Lugo is a strong supporter of community outreach, as well. Trendsetter participates in the Salvation Army Angel Tree program every Christmas and donates to local Houston-area schools, a passionate cause not only for Lugo, but also to his wife Alma, a former teacher. Lugo and company representatives host college kids and teach them what to expect once they graduate from college. But they start even earlier than that, speaking to fifth and sixth graders in inner city schools about the importance of a good education – the significance of which cannot be overstated. “Obviously, with my background, education was key,” Lugo says. “Engineering was the only thing that saved me.”

An Entrepreneur is Born

Lugo was born in Laredo, Texas, and grew up with three older siblings in a modest home. In high school, he was strong in the areas of math and physics and enjoyed solving complex problems and figuring out how things worked. He had a strong desire to achieve success and decided to build a career based on those skills. He was convinced that higher education was the first step in reaching his goals, even though no one in his family had graduated from college. He attended Texas A&I University in Kingsville, Texas, where he graduated with a degree in mechanical/civil engineering. While he acknowledges there have been many incidents, people and events that have influenced his life and work, he has always believed that, through hard work and determination, anything can be achieved. “I was born with an entrepreneurial spirit, never feared failure, and have always had a passion for tackling what appears to be the impossible.”

Lugo’s career began in drilling technology, where he was first exposed to the oil and gas industry. His interest in blowout protection (BOP) controls and drilling processes allowed him to develop state of the art equipment and expand deepwater drilling in the early 1970s. Later, he began to explore subsea production systems. He found it challenging to design and construct reliable equipment that functioned effectively for many years subsea. Simultaneously, he got involved with Boots Hanson, of Boots and Coots fame, and participated in multiple underwater blowout studies. Building on those experiences, he later designed tooling for Pat Campbell at Wild Well Control, which would help control the blowouts in Kuwait after the Gulf War. Additionally, he performed more joint industry studies with Neil Adams Firefighters on how to control subsea blowouts.

In 1983, along with a partner, Lugo founded Oil Industry Engineering, Inc., where they pioneered technology that has paved the way for the industry, changing the industry standard. A few years after selling Oil Industry Engineering, Lugo established Trendsetter Engineering, Inc. in 1996. Twenty-two years later, he says, “One of the reasons I’m still working is there are so many opportunities. We’re doing something good for humanity.”

Photo courtesy of Robert Allred www.allredphotography.com
Photo courtesy of Robert Allred www.allredphotography.com

Creative Solutions for a Better Future

As the energy transition progresses, most experts – Lugo among them – agree that oil and gas will be part of the mix for the foreseeable future.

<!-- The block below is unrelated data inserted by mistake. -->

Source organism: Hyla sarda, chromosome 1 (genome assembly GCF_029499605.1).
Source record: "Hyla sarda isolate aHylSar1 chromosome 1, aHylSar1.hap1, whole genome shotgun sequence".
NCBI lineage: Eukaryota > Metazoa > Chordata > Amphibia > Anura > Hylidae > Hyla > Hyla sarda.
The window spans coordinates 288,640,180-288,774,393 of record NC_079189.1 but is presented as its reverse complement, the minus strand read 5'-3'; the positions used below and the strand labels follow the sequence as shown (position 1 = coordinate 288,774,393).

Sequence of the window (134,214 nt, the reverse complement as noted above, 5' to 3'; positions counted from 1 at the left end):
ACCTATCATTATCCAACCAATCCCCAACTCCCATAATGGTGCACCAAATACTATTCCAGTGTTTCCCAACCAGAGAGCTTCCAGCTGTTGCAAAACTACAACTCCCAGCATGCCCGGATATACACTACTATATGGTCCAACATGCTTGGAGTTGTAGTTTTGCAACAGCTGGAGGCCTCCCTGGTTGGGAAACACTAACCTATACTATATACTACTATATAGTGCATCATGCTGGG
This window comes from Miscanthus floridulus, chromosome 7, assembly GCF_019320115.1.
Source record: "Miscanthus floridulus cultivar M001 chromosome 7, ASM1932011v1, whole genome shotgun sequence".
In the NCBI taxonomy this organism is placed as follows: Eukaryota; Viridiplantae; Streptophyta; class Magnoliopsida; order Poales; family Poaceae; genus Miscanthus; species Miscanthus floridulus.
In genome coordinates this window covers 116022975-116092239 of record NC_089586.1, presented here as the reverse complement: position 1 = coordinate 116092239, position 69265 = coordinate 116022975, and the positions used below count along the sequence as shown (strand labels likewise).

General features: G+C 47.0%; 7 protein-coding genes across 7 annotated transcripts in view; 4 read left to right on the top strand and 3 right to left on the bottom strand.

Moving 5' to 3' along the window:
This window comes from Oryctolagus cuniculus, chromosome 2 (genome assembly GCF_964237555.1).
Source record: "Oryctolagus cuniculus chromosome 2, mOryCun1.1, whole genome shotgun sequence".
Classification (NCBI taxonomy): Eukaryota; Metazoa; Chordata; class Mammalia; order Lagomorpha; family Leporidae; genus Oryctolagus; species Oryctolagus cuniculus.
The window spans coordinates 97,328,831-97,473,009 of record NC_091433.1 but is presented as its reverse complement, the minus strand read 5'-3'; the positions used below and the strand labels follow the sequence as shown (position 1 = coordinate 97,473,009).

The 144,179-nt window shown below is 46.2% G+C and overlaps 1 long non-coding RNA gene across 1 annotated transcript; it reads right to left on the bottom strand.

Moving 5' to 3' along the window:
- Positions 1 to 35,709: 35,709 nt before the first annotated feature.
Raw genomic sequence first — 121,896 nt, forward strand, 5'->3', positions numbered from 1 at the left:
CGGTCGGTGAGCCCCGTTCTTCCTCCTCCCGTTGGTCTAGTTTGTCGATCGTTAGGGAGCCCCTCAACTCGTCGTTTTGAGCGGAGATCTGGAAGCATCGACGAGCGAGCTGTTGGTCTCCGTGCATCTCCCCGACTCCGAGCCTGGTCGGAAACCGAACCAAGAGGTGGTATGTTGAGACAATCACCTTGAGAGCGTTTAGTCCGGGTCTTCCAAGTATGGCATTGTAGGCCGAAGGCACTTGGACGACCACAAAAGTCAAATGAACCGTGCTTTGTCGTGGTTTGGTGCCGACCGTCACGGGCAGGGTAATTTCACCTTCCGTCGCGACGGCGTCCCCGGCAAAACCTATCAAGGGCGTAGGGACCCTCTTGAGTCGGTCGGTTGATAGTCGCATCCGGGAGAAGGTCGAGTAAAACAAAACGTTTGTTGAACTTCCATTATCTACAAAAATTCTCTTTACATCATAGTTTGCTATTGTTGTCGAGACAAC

“The world’s energy infrastructure heavily relies on oil and gas and there are considerable challenges with the current alternative energy market. We all remember – if only from pictures – the frozen wind turbines in Texas in 2021. The energy grid needs to be updated to cater to these energy sources that fluctuate when the wind isn’t blowing or when there is a cloudy day. Energy storage is a huge problem that needs to be addressed.”

Trendsetter has been investigating the alternative energy sector to see where the company best fits in the changing landscape. “We are currently looking at a few impactful technologies but, more immediately, we are looking at how we can support the offshore oil and gas market in its transition.” Electrification is one area where Lugo believes Trendsetter’s technologies can support the oil and gas market, as well as the offshore alternative energy market.

“As I mentioned, I am a conservationist. I ranch for wildlife and cattle in a holistic method. I follow what was written 90 years ago by the “Father of Modern Wildlife Management” Aldo Leopold. ‘The central thesis of game management is this: Game can be restored by creative use of the same tools which have heretofore destroyed it – axes, plow, fire and gun.’ I use cattle to improve the soil and therefore wildlife. I burn diesel in the dozer to improve the land by adding diversity to the ranch land for the benefit of all wildlife. I plant several hundred trees every year, too. I have true appreciation for nature as it is simply wonderful.”

“Perhaps we can use the same philosophy with regard to fossil fuels. Perhaps, with creative use, we can reduce the carbon footprint.”

Headline photo courtesy of Robert Allred www.allredphotography.com

Author Profile

Rebecca Ponton has been a journalist for 25+ years and is also a petroleum landman. Her book, Breaking the GAS Ceiling: Women in the Offshore Oil and Gas Industry (Modern History Press), was released in May 2019. For more info, go to www.breakingthegasceiling.com.